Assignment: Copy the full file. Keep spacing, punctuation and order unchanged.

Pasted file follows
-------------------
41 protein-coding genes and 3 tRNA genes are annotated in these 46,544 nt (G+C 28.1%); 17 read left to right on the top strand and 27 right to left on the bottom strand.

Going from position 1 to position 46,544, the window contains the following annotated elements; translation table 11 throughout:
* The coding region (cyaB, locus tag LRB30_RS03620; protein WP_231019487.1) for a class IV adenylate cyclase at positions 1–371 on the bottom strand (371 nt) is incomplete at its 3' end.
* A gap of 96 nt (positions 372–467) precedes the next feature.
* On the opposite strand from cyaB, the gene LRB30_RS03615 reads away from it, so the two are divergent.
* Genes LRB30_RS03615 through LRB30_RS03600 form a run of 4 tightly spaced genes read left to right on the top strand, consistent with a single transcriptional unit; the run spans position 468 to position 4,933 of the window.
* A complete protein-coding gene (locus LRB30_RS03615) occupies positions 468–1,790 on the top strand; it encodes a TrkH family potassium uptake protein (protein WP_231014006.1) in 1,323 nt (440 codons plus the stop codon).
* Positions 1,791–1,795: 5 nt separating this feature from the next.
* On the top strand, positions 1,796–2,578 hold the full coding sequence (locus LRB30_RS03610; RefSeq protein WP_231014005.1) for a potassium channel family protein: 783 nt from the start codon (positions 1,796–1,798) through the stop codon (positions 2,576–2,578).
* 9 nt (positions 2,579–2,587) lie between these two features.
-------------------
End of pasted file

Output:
41 protein-coding genes and 3 tRNA genes are annotated in these 46,544 nt (G+C 28.1%); 17 read left to right on the top strand and 27 right to left on the bottom strand.

Going from position 1 to position 46,544, the window contains the following annotated elements; translation table 11 throughout:
* The coding region (cyaB, locus tag LRB30_RS03620; protein WP_231019487.1) for a class IV adenylate cyclase at positions 1–371 on the bottom strand (371 nt) is incomplete at its 3' end.
* A gap of 96 nt (positions 372–467) precedes the next feature.
* On the opposite strand from cyaB, the gene LRB30_RS03615 reads away from it, so the two are divergent.
* Genes LRB30_RS03615 through LRB30_RS03600 form a run of 4 tightly spaced genes read left to right on the top strand, consistent with a single transcriptional unit; the run spans position 468 to position 4,933 of the window.
* A complete protein-coding gene (locus LRB30_RS03615) occupies positions 468–1,790 on the top strand; it encodes a TrkH family potassium uptake protein (protein WP_231014006.1) in 1,323 nt (440 codons plus the stop codon).
* Positions 1,791–1,795: 5 nt separating this feature from the next.
* On the top strand, positions 1,796–2,578 hold the full coding sequence (locus LRB30_RS03610; RefSeq protein WP_231014005.1) for a potassium channel family protein: 783 nt from the start codon (positions 1,796–1,798) through the stop codon (positions 2,576–2,578).
* 9 nt (positions 2,579–2,587) lie between these two features.